Thursday, December 20, 2007

If it's not labeled, do you trust it?

Tried test-labeling a bottle using a glue stick. No-go. The label initially stick then comes off. I tried two 3M sticks: one for paper and one for paper/photo paper. Either the bottles are not clean enough or the glue doesn't work well on glass. I'll try rubber cement next, lightly brushed. That should do the trick!

Wednesday, December 19, 2007

Rinse this bottle and return to brewer when finished.

I bottled yesterday, uneventfully save for cracking off the top of one bottle when crimping the cap. I wonder how long it takes to go from an initial 48 bottles to none when you account for misadventures like this? Add in bottles that you give away, bottles that still have something in them from last time, and it's easy to see that you really need more than 48 bottles, perhaps 72 on a rotating basis, to always have enough for a batch. I noticed that only one or two bottles had any residue on t he bottom from not being rinsed properly after being used previously. Maybe I need a warning on the label: ``Rinse this bottle and return to brewer when finished.'' Maybe a deposit would help me get all my bottles back? Hmmm.

Friday, December 7, 2007


The Citizen's Voice has a beer blog and I guess has for a while but I just found out about it. It's my favorite two words:
On Tap

Price of Ingredients

I read here that prices for beer will be going up soon if they haven't already. Have you noticed? Specifically, hops and malt price increases were cited (but will clean water, good `ol H2O, be far behind?) and they suspect that it will add $2.50/case to the price of many their craft brews (and $8/case for hop-heavy recipes). I can tell you that my 5 gallon batch (a bit more than two cases) costs me now about $50 for all the ingredients (purchased in October). $25/case is not that bad for a good quality brew and 27.5 isn't that bad either, but $32? The free market will eventually solve this when there is good impetus (profit) for farmers to begin growing barley and hops again instead of subsidized corn. But how many brewers will be forced to leave the party before this happens? And with the massive energy bill that's in the works with incentives to move to biofuels (this itself screws up the free-market unnaturally!), this may not end soon and maybe good beer is gonna be left out in the cold? I hope not since we as drinkers and brewers of distinctive beers will be the worse for it. Guns or Butter. Guns or Butter, Beer or Gas? Hmmmm. I vote for good beer. What do you think?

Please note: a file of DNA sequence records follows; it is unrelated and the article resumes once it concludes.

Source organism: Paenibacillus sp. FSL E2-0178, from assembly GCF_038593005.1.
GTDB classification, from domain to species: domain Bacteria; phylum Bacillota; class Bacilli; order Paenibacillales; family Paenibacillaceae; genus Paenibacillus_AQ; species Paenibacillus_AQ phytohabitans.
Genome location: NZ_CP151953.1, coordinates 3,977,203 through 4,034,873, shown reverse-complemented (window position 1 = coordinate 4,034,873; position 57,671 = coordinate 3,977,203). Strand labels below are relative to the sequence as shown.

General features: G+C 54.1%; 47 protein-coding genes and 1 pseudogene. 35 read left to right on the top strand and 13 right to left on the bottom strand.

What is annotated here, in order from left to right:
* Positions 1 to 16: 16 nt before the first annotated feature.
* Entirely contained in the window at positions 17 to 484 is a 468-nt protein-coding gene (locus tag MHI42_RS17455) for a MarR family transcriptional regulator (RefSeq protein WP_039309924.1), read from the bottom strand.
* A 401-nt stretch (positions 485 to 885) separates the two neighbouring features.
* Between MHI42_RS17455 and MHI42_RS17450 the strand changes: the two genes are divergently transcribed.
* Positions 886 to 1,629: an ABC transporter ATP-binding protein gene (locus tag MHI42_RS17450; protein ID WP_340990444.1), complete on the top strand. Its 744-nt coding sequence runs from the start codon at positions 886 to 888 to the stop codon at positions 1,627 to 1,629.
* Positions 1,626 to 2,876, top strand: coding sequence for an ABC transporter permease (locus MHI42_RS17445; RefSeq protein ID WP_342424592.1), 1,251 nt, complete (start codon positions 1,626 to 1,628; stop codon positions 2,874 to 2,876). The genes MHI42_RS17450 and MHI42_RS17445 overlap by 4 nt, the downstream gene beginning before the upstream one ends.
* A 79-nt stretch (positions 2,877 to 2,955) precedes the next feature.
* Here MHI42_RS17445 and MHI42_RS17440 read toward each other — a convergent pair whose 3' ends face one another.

Bottle Labeling

I am considering labeling my bottles at the conclusion of bottle conditioning just before they go back into lager. I think this would be the best time to do this since the bottles are room temperature and the labels will probably stick better. I have read somewhere that a simple gluestick works best to hold the labels on with the goal of 1) holding the label on, and 2) coming off rather easily afterwards when the bottles are recycled for the next batch. I have a design in mind for the body-label but nothing yet for the neck label. I will have to whip my slave to get that done in time. Oh. I am going to spray my labels with something before-hand so that condensation does not disadhere them. I'm going to use a glossy spray coating. It should work. Hey, this is beer science!

Adventures in Brewing Update

Christmas brew is doing fine lagering at 32 deg F. now for almost 30 days. I have taken notes of my procedures and will enter them here when I have more time.

I can't wait to taste this fine brew (at least it LOOKS fine) and have held off taking even a sip so far. What constitution! Stay tuned for more updates.